3D Printing 9mm Bullets: Subsonic and Supersonic Loads

9mm bullets

A TFB reader recently 3D Printed 9mm caliber bullets and loaded them 9mm Luger/Parabellum cases with subsonic and supersonic loads. The bullets were printed with PLA, a bio-plastic made from corn starch in the USA or sugar cane elsewhere in the world. PLA is commonly used in 3D printers as an alternative to ABS plastic (think lego bricks). It is easier to print (at least in my experience) than ABS requiring lower temperatures and it has a pleasant non-toxic smell.

The bullets printed weigh just 13 grain, about 10% of the weight of a regular 9mm bullet. This puts them in a “less lethal” category along with rubber bullets. The subsonic variant of this round (loaded with 1 grain of N320 powder) would have had under 31 ft/lbs of muzzle energy, less than a third of a .22 LR round. Still, I am sure it would sure hurt like crazy if one of these hit someone in the chest.

A supersonic load had the same 13 gr bullet but backed with 3.8 grain of N320. The velocity was not tested, nor was the accuracy.

Watch the 3D bullets being made and fired from a pistol …

Next I think they should try printing a bullet with channel through the bullet for air to pass creating a whistling noise.



Steve Johnson

Founder and Dictator-In-Chief of TFB. A passionate gun owner, a shooting enthusiast and totally tacti-uncool. Favorite first date location: any gun range. Steve can be contacted here.


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  • Brett

    Dang! Airsoft is getting serious.

  • BattleshipGrey

    I’ve seen this sort of thing done with hot glue. I’ve been tempted to try it just for some kicks to play around with in the basement.

  • Martin Grønsdal

    Will this make the gun cycle?

    • fast

      doesnt appear to cycle.

    • Sianmink

      No way in heck.

    • Vanpanzerkopf

      No, we did not get the gun to cycle. We felt a small recoil impulse on the supersonic ones, but it didn’t move the slide. If we find a viable way to increase the projectile weight, we could also increase the power loads and in turn increase chamber pressure.
      There are different 3D-printing compounds available, and some of them have metal particles embedded I’ve heard, so we might test that out as well.

      • Anonymoose

        Please get back to me when you can 3D-print lead. 😀

      • Cymond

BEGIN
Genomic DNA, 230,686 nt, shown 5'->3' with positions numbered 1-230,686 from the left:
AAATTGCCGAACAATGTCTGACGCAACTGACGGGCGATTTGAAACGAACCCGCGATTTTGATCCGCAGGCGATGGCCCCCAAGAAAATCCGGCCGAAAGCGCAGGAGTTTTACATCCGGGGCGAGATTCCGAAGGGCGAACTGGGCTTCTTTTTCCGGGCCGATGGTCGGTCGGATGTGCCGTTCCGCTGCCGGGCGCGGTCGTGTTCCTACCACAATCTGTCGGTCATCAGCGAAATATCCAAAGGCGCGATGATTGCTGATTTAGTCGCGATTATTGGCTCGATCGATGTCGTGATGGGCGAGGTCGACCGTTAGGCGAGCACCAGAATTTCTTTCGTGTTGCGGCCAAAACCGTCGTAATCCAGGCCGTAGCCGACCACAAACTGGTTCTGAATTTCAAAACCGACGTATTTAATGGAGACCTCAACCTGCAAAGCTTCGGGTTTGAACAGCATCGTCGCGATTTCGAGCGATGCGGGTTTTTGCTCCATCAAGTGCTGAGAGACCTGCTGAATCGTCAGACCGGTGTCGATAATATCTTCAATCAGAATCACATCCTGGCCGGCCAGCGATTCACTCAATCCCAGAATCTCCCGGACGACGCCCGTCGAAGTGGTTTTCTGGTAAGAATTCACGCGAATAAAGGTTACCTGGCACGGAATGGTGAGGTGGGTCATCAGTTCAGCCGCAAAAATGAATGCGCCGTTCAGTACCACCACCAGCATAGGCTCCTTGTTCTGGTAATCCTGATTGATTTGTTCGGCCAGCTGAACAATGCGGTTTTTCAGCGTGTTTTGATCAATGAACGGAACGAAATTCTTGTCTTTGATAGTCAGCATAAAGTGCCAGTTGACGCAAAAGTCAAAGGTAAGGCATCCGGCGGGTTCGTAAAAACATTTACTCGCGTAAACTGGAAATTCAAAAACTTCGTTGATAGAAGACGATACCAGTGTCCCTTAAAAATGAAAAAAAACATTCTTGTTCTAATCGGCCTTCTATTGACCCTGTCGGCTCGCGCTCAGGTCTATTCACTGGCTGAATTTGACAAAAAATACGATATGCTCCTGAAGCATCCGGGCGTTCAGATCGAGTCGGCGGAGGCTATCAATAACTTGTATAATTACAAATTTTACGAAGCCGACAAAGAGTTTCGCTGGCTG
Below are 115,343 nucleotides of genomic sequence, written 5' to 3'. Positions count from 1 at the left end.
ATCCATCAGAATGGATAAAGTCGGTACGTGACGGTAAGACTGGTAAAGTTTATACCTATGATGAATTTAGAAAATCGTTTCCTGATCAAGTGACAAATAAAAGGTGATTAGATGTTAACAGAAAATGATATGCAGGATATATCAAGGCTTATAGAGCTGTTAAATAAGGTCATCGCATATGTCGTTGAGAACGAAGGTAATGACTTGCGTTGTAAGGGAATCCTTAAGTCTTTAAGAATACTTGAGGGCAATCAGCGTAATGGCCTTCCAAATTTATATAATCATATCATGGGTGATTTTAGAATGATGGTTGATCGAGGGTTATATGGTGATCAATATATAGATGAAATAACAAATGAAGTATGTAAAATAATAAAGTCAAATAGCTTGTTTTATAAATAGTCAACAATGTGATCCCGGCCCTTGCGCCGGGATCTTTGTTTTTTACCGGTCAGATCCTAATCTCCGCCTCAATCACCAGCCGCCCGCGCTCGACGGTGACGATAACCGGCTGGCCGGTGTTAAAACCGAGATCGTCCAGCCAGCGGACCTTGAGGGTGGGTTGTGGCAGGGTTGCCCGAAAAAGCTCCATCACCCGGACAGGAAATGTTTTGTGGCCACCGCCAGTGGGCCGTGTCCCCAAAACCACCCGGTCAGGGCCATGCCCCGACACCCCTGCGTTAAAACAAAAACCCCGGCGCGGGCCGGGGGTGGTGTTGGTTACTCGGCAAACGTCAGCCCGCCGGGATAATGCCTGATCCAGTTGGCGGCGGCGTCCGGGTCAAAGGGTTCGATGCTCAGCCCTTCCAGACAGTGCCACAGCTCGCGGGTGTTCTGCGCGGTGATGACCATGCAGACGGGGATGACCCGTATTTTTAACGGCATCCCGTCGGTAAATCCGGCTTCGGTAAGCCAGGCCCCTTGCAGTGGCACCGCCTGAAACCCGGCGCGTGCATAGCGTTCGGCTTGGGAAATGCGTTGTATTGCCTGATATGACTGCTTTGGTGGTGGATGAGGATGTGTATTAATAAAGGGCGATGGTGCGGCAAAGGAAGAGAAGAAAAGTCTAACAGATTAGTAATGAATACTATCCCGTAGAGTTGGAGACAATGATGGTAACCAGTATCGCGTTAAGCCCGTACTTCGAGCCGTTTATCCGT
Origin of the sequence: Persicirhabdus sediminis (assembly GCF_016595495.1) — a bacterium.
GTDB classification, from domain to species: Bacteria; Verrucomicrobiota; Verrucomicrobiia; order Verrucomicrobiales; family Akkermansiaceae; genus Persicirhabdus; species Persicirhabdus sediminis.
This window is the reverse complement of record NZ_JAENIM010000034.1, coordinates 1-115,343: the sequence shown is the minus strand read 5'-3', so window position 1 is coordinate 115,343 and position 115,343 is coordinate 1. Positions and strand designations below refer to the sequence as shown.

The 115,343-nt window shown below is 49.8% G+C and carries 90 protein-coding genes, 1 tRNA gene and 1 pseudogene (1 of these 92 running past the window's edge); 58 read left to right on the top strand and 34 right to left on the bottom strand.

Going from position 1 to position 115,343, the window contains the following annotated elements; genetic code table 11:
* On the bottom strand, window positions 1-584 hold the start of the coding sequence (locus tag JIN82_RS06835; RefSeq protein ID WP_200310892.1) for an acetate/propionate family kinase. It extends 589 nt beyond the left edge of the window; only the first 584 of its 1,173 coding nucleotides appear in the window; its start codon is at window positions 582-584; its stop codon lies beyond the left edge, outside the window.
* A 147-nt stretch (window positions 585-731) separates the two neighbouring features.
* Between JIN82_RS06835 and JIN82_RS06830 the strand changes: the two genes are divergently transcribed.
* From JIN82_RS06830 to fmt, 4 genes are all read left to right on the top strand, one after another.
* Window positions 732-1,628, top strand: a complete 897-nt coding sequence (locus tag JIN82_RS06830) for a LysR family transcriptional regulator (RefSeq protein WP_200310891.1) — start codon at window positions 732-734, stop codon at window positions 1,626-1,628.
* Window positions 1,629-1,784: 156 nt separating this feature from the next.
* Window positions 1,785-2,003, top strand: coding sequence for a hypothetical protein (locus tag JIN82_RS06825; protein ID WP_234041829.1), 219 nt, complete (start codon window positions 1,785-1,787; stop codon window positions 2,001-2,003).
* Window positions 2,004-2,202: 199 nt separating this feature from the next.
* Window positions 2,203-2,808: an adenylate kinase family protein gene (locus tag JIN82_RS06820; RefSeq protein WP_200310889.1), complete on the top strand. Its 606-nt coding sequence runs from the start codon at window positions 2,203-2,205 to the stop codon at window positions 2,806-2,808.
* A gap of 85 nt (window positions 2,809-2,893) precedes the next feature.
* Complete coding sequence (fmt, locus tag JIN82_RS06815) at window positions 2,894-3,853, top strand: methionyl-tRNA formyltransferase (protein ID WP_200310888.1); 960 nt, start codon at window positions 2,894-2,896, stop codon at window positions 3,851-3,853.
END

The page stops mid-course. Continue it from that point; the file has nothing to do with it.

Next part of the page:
Maybe you could print a hollow jacket and fill it with metal pellets or something, depending on the legality, of course.

  • Major Tom

    Maybe I need to start investing in 3D printing technology…

  • Joe

    Mag dump, center mass.
    Please post results.

    • MrEllis

      Gooey barrel?

  • Anonymoose

    I don’t get it.

    • Todd

      Because it makes liberals cry.

    • Badwolf

      For choice, for science, for fun… Pick one. Not everything needs to make money or make sense.

  • Frank

    Interesting, but not that unusual. Speer has been selling plastic bullets for decades. They are powered by primers. Plastic cases also. Both are reusable.

  • wildbillb

    hot glue is WAY better. faster, greater re-use. i tried both, and have been using hot glue A LOT. it is a blast, helps with drills, and cheap. no lookin’ back, baby.

  • How about .38/.357 bullets. Revolvers would be a better platform for these.
    .45 for the Cowboy Action guys.

    • Vanpanzerkopf

      Once we get more reloading dies, we will be experimenting with more calibers. We do have .45ACP dies, but we lack .357 and .308 (we’ll be trying this in a bolt action eventually).

  • iksnilol

    Hmm, make a cavity for a construction nail to fit. Should help with penetration.

    • mosinman

      i was thinking about having a cavity that you can put some lead in the plastic round

      • iksnilol

        Might as well just cast a conventional lead bullet then?

        • mosinman

          other than it saves lead

          • iksnilol

            It just feels like a half measure. Though you could maintain the correct shape of the bullet while saving lead. I’ll give you that 🙂

            Regarding the construction nail: Maybe you could get adequate penetration with very low pressures allowing the use of plastic cases? Maybe even caseless with the bullet forming the case (like the Volcanic repeater)?

          • mosinman

            the reason i mention it is because steel cores are often used in bullets to save lead

          • iksnilol

            Ah, so you suggest using plastic cores in lead bullets to save lead? Or the other way around with lead cores in plastic bullets to save even more lead?

          • mosinman

            lead cores in plastic bullets

  • 2015 flobert

  • Nick

    Not exactly novel. NATO has plastic training rounds for 7.62mm. I have some. Even the shell casing is plastic, except for the base. Their low impulse energy however means they won’t cycle except in specially modified weapons.

    I tried one against 3/8″ plywood. Dinged it, but didn’t penetrate. It had practically no recoil. Less than even a 22.

    • Todd

      I enjoy shooting those .308 plastics in my Lee-Enfield. Lotsa noise, no recoil, and, at the time, WAY cheap!

  • Anonymoose

    Bismuth, maybe?

  • INFI

    This technology certainly has a lot of promise for complex projectile design. I’m interested in seeing what the future holds for military and and also civilian use bullets.

  • Glock Guy

    At some point, that gun is going to jam because the bullets will melt from a hot barrel. Not the best choice for self-defense, but interesting.

    • Cymond

      Jam? It doesn’t even cycle …
      And how many manually-cycled rounds would it take to get that hot?

  • Tony K.

    Made from using sugar, huh? It should smell like making homemade candy and caramelizing sugar when you shoot them.

  • itsmefool

    Yawn…get back to me when you’re printing powder.